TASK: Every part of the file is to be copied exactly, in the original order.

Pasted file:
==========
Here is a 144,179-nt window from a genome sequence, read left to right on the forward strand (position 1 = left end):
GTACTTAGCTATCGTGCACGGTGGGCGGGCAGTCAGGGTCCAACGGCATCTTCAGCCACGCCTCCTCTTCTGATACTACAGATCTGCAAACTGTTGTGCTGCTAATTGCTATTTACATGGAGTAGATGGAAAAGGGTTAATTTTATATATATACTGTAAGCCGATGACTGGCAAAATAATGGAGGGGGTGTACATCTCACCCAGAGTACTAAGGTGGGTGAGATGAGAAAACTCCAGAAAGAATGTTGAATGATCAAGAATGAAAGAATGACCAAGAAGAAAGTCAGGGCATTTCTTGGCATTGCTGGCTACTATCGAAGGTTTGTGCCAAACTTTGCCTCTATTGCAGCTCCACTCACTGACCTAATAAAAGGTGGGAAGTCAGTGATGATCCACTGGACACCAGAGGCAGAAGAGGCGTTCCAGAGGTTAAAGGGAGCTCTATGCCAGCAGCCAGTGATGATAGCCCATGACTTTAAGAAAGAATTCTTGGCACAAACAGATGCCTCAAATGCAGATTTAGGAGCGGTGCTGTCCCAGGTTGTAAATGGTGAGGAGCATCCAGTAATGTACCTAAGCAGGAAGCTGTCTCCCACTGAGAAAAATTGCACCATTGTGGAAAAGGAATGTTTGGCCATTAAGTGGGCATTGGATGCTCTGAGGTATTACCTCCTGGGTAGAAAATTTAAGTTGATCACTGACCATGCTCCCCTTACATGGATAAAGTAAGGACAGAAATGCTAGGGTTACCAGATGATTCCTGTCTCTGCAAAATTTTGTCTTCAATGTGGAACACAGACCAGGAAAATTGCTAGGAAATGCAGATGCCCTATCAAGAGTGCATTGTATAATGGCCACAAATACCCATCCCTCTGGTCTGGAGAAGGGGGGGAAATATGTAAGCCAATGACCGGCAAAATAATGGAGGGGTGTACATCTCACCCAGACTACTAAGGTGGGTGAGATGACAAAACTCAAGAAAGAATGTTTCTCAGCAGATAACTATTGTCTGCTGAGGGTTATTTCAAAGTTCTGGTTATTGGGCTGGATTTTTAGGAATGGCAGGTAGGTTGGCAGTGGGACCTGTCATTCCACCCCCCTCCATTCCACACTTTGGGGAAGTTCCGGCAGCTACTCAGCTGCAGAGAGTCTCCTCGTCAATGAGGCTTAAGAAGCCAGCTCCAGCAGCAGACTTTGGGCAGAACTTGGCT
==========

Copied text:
Here is a 144,179-nt window from a genome sequence, read left to right on the forward strand (position 1 = left end):
GTACTTAGCTATCGTGCACGGTGGGCGGGCAGTCAGGGTCCAACGGCATCTTCAGCCACGCCTCCTCTTCTGATACTACAGATCTGCAAACTGTTGTGCTGCTAATTGCTATTTACATGGAGTAGATGGAAAAGGGTTAATTTTATATATATACTGTAAGCCGATGACTGGCAAAATAATGGAGGGGGTGTACATCTCACCCAGAGTACTAAGGTGGGTGAGATGAGAAAACTCCAGAAAGAATGTTGAATGATCAAGAATGAAAGAATGACCAAGAAGAAAGTCAGGGCATTTCTTGGCATTGCTGGCTACTATCGAAGGTTTGTGCCAAACTTTGCCTCTATTGCAGCTCCACTCACTGACCTAATAAAAGGTGGGAAGTCAGTGATGATCCACTGGACACCAGAGGCAGAAGAGGCGTTCCAGAGGTTAAAGGGAGCTCTATGCCAGCAGCCAGTGATGATAGCCCATGACTTTAAGAAAGAATTCTTGGCACAAACAGATGCCTCAAATGCAGATTTAGGAGCGGTGCTGTCCCAGGTTGTAAATGGTGAGGAGCATCCAGTAATGTACCTAAGCAGGAAGCTGTCTCCCACTGAGAAAAATTGCACCATTGTGGAAAAGGAATGTTTGGCCATTAAGTGGGCATTGGATGCTCTGAGGTATTACCTCCTGGGTAGAAAATTTAAGTTGATCACTGACCATGCTCCCCTTACATGGATAAAGTAAGGACAGAAATGCTAGGGTTACCAGATGATTCCTGTCTCTGCAAAATTTTGTCTTCAATGTGGAACACAGACCAGGAAAATTGCTAGGAAATGCAGATGCCCTATCAAGAGTGCATTGTATAATGGCCACAAATACCCATCCCTCTGGTCTGGAGAAGGGGGGGAAATATGTAAGCCAATGACCGGCAAAATAATGGAGGGGTGTACATCTCACCCAGACTACTAAGGTGGGTGAGATGACAAAACTCAAGAAAGAATGTTTCTCAGCAGATAACTATTGTCTGCTGAGGGTTATTTCAAAGTTCTGGTTATTGGGCTGGATTTTTAGGAATGGCAGGTAGGTTGGCAGTGGGACCTGTCATTCCACCCCCCTCCATTCCACACTTTGGGGAAGTTCCGGCAGCTACTCAGCTGCAGAGAGTCTCCTCGTCAATGAGGCTTAAGAAGCCAGCTCCAGCAGCAGACTTTGGGCAGAACTTGGCT